Blackout is about characters who travel back in time to view different historical events during World War II, but after they arrive, there’s a mess up in the time travel lab, and they find themselves stuck in Oxford, England. Continue reading “Connie Willis’ — Blackout and All Clear*****”
Tag: English setting
This is a novel that blends fact with fiction. A young woman is writing her Ph.D on both Daphne du Maurier and the Brontes. Daphne, famous for her memorable books — Rebecca, Jamaica Inn and The Birds, finds her life in a downward spiral after her marriage fails. She lives out the remainder of her life in Cornwall, and the researcher uncovers secrets that make this an enthralling mystery.
While the Hapwell children, Phillippa, Jamie and Evelyn wait for their parents to dash into their London bomb shelter, they are mysteriously whisked away to another world — The Woodlands. But after five years with the Woodland creatures Phillippa and Jamie are desperate to return to their world. The readjustment to their original ages when they are transported home is hard on the three of them. For Evelyn who hardly remembers her previous life, it is the most difficult. Will she be able to cope back in England when she cannot breathe a word of her life in the Woodlands?
When Annie’s strict employer dies in London she travels to the Dashell’s country residence to be their maid. She finds her new employer completely opposite from her London position. The Dashells are not fussy about the state of the house. They don’t set traps for her like her last employer. And they are not religious expecting her to pray daily.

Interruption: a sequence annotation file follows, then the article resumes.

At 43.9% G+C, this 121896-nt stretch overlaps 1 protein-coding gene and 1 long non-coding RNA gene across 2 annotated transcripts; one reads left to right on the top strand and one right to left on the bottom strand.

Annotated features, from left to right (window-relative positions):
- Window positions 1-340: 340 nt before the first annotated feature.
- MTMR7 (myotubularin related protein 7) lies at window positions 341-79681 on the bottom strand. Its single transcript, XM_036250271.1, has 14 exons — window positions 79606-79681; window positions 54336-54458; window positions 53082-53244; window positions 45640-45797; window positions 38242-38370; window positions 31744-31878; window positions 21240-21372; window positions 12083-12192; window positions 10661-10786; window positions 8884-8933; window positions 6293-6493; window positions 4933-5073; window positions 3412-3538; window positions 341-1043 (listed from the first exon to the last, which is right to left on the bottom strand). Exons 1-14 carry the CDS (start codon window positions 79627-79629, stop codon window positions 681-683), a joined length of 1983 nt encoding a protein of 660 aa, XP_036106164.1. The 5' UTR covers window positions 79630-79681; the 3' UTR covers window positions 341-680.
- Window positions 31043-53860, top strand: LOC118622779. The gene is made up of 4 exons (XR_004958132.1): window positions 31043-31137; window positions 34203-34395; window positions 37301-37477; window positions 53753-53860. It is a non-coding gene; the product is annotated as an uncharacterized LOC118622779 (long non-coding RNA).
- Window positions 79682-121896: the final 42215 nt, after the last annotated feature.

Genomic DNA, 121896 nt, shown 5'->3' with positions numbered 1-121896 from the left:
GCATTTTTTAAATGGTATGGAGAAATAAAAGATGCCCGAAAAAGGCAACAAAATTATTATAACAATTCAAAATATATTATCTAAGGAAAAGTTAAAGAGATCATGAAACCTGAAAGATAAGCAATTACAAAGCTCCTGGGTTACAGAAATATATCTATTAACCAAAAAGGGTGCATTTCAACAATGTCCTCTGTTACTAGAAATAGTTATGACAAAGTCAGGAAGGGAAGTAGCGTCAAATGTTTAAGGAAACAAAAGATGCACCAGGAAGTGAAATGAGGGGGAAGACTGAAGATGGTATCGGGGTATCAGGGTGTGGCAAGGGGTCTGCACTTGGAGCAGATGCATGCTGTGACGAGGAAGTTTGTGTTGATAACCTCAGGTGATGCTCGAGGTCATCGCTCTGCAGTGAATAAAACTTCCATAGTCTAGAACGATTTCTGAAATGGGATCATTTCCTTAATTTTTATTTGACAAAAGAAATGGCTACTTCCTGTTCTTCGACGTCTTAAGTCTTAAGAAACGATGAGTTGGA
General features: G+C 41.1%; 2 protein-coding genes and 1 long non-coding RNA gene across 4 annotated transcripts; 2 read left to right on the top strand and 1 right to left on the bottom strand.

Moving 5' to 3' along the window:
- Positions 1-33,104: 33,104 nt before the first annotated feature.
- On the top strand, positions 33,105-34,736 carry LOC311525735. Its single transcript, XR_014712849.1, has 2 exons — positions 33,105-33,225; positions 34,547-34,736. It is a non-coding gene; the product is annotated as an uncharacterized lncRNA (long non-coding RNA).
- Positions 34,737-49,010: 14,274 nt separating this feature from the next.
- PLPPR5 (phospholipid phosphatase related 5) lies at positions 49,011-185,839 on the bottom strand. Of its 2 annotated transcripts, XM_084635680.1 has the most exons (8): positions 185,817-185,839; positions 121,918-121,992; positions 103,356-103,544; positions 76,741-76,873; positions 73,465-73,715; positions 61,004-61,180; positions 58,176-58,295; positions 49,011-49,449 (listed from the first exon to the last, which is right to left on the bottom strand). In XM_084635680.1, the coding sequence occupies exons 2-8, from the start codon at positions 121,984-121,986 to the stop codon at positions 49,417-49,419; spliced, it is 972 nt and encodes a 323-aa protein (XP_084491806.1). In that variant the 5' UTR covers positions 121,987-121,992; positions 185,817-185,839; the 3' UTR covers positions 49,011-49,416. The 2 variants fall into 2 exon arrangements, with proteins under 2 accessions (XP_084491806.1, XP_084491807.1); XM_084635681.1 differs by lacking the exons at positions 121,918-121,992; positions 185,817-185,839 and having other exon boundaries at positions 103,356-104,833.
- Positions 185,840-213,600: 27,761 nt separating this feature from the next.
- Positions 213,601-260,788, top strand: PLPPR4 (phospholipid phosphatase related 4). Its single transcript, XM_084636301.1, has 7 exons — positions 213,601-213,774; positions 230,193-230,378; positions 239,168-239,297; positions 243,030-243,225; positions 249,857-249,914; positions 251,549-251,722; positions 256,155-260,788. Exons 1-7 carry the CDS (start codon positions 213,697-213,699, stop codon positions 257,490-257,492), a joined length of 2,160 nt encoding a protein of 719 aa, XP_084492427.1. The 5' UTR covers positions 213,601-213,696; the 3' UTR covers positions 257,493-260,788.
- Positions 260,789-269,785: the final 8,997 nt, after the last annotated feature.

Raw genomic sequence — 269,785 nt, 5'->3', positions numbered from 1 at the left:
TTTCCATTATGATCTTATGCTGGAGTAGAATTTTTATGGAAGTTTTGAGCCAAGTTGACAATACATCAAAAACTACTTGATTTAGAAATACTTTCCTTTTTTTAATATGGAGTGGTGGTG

Instead, she fines herself drawn away from the work she is employed to do into Isabelle Dashell’s obsession with photography becoming her model while Eldon Dashell is fixated over maps. Annie’s love of books draws her into Eldon’s world of exploration in his packed library while Isabelle’s selfish demands pull her into a situation she wants to escape. Will she be strong enough to break away?
I remember Mary as the Bennett sister who couldn’t sing, but twenty years on from the end of Austin’s Pride and Prejudice, Mary’s life continues. In her desperation for independence, she investigates the plight of the English poor only to find herself in danger.
I wasn’t expecting this to be an engaging tale, but I should have known better because this Australian author has never disappointed me. A book I couldn’t put down when I needed a light read.
When Billy disappears and Avery admits to killing six other children, everyone assumes he also killed Billy. His mother, standing by the window overlooking the Moors, is the only one convinced he’s still alive.
Meanwhile, her grandson, Steven searches with his friend, Lewis over the Moors looking for a possible grave, but all he finds is the bones of a sheep. What strategy can he use next to discover Billy’s whereabouts so his grandmother can find closure?
Pell has witnessed her mother suffer from financial hardship with too many children. With last minute nerves on her wedding day, she escapes on her horse and heads to the Salisbury Fair to begin a new life.
But as she journeys further, thoughts of her family and her abandoned lover keep pulling her back.